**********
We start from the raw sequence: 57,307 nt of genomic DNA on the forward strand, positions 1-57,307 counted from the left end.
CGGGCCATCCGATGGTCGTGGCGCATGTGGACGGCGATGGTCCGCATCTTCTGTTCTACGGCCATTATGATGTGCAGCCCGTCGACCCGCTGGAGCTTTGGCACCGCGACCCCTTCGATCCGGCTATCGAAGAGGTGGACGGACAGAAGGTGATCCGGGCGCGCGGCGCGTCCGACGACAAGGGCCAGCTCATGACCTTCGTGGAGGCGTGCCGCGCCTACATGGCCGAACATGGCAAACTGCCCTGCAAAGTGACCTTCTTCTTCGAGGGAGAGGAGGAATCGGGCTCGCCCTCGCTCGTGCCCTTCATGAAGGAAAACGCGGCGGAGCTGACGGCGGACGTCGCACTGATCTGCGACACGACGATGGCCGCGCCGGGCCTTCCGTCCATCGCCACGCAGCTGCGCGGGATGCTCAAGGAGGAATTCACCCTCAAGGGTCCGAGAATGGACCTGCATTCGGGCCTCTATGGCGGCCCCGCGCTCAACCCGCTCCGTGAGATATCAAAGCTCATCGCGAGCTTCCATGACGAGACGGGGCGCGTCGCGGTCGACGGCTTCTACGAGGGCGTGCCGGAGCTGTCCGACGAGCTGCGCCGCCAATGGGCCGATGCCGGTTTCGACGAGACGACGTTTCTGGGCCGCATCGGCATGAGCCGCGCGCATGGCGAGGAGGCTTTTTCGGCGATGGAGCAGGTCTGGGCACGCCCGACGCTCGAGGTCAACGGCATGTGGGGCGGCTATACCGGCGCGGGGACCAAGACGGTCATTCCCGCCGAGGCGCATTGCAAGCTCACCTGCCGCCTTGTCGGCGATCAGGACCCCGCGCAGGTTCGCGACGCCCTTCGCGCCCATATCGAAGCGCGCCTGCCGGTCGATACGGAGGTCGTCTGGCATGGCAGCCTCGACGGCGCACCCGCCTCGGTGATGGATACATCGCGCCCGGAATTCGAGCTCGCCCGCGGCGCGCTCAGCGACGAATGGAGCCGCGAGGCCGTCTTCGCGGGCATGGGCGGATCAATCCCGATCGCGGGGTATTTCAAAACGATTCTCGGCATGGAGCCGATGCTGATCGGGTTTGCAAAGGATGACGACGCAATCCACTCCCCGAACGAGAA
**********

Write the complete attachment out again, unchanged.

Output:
We start from the raw sequence: 57,307 nt of genomic DNA on the forward strand, positions 1-57,307 counted from the left end.
CGGGCCATCCGATGGTCGTGGCGCATGTGGACGGCGATGGTCCGCATCTTCTGTTCTACGGCCATTATGATGTGCAGCCCGTCGACCCGCTGGAGCTTTGGCACCGCGACCCCTTCGATCCGGCTATCGAAGAGGTGGACGGACAGAAGGTGATCCGGGCGCGCGGCGCGTCCGACGACAAGGGCCAGCTCATGACCTTCGTGGAGGCGTGCCGCGCCTACATGGCCGAACATGGCAAACTGCCCTGCAAAGTGACCTTCTTCTTCGAGGGAGAGGAGGAATCGGGCTCGCCCTCGCTCGTGCCCTTCATGAAGGAAAACGCGGCGGAGCTGACGGCGGACGTCGCACTGATCTGCGACACGACGATGGCCGCGCCGGGCCTTCCGTCCATCGCCACGCAGCTGCGCGGGATGCTCAAGGAGGAATTCACCCTCAAGGGTCCGAGAATGGACCTGCATTCGGGCCTCTATGGCGGCCCCGCGCTCAACCCGCTCCGTGAGATATCAAAGCTCATCGCGAGCTTCCATGACGAGACGGGGCGCGTCGCGGTCGACGGCTTCTACGAGGGCGTGCCGGAGCTGTCCGACGAGCTGCGCCGCCAATGGGCCGATGCCGGTTTCGACGAGACGACGTTTCTGGGCCGCATCGGCATGAGCCGCGCGCATGGCGAGGAGGCTTTTTCGGCGATGGAGCAGGTCTGGGCACGCCCGACGCTCGAGGTCAACGGCATGTGGGGCGGCTATACCGGCGCGGGGACCAAGACGGTCATTCCCGCCGAGGCGCATTGCAAGCTCACCTGCCGCCTTGTCGGCGATCAGGACCCCGCGCAGGTTCGCGACGCCCTTCGCGCCCATATCGAAGCGCGCCTGCCGGTCGATACGGAGGTCGTCTGGCATGGCAGCCTCGACGGCGCACCCGCCTCGGTGATGGATACATCGCGCCCGGAATTCGAGCTCGCCCGCGGCGCGCTCAGCGACGAATGGAGCCGCGAGGCCGTCTTCGCGGGCATGGGCGGATCAATCCCGATCGCGGGGTATTTCAAAACGATTCTCGGCATGGAGCCGATGCTGATCGGGTTTGCAAAGGATGACGACGCAATCCACTCCCCGAACGAGAA